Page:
The havoc created by Typhoon Yolanda in the Visayas late last year underlines the value of having security against unexpected hazards. Fortunately, the realization has snowballed into the implementation of measures that seek to increase the coverage of microinsurance.
Under the new Insurance Code, benefits that may be derived from a microinsurance policy have been raised to up to 1,000 times the minimum daily wage of non-agricultural workers in Metro Manila or up to P466,000. Premium, meanwhile, is now computed at 7.5 percent of the same daily wage.
The Bangko Sentral ng Pilipinas likewise issued BSP Circular 841 to reflect the change in the maximum amount of premiums and benefits in the manual of regulations for banks.
The increase in the cap of microinsurance benefits expands protection while ensuring that products remain affordable to the low-income sector. To illustrate one of its benefits, a microinsurance credit life product may now be linked to a client’s loan amounting to P300,000. In case of death of the client, the family will not be burdened with the payment of the loan balance.
The same can be said of a microinsurance product linked with a bank’s micro-deposit account. To encourage clients to save more, a microinsurance policy is tied up to the client’s savings account and the amount of insurance benefit may be computed based on the average daily balance of the deposit.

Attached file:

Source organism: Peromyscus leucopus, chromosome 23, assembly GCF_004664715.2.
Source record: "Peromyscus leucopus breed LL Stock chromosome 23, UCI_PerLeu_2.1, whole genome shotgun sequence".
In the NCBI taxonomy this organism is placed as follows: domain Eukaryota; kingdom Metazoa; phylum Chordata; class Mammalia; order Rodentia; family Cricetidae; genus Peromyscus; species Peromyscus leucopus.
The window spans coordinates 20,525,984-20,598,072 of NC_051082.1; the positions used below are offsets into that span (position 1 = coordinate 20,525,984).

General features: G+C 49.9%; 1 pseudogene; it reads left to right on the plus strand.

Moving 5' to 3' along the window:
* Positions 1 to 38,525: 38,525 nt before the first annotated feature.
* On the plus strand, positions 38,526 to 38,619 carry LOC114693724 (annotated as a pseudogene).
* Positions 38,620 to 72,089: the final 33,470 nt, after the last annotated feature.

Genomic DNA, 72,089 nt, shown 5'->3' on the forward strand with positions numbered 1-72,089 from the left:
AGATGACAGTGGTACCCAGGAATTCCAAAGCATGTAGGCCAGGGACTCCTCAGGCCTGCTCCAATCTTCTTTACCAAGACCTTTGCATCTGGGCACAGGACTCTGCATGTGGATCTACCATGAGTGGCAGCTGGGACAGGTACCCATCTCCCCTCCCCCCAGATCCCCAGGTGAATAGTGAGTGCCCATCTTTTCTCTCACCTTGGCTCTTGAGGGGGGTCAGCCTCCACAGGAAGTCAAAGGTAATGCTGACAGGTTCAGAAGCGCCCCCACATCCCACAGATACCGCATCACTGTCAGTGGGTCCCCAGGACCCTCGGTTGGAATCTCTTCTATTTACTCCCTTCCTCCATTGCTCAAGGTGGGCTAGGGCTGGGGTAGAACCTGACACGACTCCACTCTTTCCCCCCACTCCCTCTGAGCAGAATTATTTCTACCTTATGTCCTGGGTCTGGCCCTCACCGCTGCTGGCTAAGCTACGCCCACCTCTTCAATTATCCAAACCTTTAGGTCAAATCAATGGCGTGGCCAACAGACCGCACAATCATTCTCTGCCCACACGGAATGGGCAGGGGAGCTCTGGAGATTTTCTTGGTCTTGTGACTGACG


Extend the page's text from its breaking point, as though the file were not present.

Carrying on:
Noteworthy at this point are previous BSP issuances increasing the amount of loan to microenterprises and small businesses through Microfinance Plus and the average daily balance of microfinance savings account from P15,000 to P40,000.
To increase insurance coverage in the country and to provide the low-income sector access to insurance products, rural banks have been allowed by regulators to market and sell microinsurance products to their clients.
Strategically located nationwide, rural banks are seen as effective distribution points in providing protection to the most vulnerable sector of the society. In fact, rural banks with offices and branches in provinces hit by Yolanda contributed to the relief efforts in the aftermath of the deadly typhoon.
Industry reports show that by end of 2013, there were 40 rural and cooperative banks licensed as microinsurance agents, serving about 1.3 million Filipinos with active microinsurance policies.
Microinsurance is seen as vital in providing protection in the agriculture sector where farmers and fisherfolk are most vulnerable to natural calamities.
An average of 20 typhoons hit the Philippines annually and experts predict stronger typhoons as a result of climate change. When Yolanda struck the country last year, it incurred $13 billion in economic losses but only $1.5 billion insurance losses due to the fact that the areas hit by the typhoon had very low insurance penetration. With measures such as the increase in benefits, we can expect that microinsurance will gain ground even more.